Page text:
**ADVANTAGES OF DBMS**
1. Improved availability: One of the principle advantages of a DBMS is that the same information can be made
available to different users.
2. Minimized redundancy: The data in a DBMS is more concise because, as a general rule, the information in
it appears just once. This reduces data redundancy, or in other words, the need to repeat the same data over
and over again. Minimizing redundancy can therefore significantly reduce the cost of storing information on hard
drives and other storage devices. In contrast, data fields are commonly repeated in multiple files when a file
management system is used.
2. Accuracy: Accurate, consistent, and up-to-date data is a sign of data integrity. DBMSs foster data integrity
because updates and changes to the data only have to be made in one place. The chances of making a mistake
are higher if you are required to change the same data in several different places than if you only have to make
the change in one place.
3. Program and file consistency: Using a database management system, file formats and system programs
are standardized. This makes the data files easier to maintain because the same rules and guidelines apply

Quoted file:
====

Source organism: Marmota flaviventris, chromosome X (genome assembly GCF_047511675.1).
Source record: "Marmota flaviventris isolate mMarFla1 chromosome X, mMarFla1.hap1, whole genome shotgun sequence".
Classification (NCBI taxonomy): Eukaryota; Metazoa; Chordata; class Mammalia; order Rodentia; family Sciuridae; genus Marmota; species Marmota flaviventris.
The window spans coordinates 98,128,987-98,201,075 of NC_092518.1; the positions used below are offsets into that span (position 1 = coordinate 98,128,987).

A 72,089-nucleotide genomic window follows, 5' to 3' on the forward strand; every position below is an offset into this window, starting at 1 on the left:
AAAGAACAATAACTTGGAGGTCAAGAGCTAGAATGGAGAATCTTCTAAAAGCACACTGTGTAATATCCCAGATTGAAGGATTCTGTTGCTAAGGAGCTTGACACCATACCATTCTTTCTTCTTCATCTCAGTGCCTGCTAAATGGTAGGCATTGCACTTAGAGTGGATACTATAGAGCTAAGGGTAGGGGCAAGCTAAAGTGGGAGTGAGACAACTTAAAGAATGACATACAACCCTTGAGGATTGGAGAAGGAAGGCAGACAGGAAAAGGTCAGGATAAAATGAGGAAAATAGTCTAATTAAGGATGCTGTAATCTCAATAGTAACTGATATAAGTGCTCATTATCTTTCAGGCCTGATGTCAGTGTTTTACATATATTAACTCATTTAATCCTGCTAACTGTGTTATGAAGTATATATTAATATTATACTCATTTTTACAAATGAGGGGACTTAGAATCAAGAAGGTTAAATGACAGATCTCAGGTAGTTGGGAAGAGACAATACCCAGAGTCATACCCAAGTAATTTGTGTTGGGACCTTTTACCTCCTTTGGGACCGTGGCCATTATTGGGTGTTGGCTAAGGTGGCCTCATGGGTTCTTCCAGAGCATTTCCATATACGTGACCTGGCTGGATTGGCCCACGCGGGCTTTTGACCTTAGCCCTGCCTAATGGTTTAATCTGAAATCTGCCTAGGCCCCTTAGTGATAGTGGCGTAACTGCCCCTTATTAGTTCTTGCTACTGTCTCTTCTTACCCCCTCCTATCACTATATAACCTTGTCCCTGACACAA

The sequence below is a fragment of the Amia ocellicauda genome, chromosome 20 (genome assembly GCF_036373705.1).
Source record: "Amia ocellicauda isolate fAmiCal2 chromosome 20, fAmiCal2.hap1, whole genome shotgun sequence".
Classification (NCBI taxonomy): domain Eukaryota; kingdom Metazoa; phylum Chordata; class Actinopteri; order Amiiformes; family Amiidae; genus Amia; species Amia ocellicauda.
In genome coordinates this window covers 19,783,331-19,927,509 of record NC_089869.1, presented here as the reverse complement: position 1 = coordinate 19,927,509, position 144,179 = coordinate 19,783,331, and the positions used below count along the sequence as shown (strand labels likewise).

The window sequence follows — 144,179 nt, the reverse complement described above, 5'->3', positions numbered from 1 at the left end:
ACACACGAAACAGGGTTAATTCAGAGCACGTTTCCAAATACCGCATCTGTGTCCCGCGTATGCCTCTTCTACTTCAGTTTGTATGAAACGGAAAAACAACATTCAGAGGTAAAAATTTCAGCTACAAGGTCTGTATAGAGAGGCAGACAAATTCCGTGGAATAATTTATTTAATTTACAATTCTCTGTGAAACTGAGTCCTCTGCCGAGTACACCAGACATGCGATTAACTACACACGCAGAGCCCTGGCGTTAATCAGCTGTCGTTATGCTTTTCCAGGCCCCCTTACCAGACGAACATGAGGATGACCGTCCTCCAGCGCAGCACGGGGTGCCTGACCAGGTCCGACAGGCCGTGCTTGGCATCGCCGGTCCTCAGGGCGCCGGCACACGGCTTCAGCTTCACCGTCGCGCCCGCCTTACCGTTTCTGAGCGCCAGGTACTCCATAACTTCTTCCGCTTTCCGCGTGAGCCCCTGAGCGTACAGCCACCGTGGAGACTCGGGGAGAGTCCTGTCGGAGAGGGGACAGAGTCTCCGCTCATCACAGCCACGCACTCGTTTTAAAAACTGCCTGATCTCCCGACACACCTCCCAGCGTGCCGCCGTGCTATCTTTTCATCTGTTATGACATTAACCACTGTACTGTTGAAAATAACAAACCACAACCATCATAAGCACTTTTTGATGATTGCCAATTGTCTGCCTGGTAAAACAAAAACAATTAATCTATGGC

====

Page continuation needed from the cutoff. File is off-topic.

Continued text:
across all types of data. The level of consistency across files and programs also makes it easier to manage data
when multiple programmers are involved.
4. User-friendly: Data is easier to access and manipulate with a DBMS than without it. In most cases, DBMSs
also reduce the reliance of individual users on computer specialists to meet their data needs.
5. Improved security: As stated earlier, DBMSs allow multiple users to access the same data resources. This
capability is generally viewed as a benefit, but there are potential risks for the organization. Some sources of
information should be protected or secured and only viewed by select individuals. Through the use of passwords,
database management systems can be used to restrict data access to only those who should see it.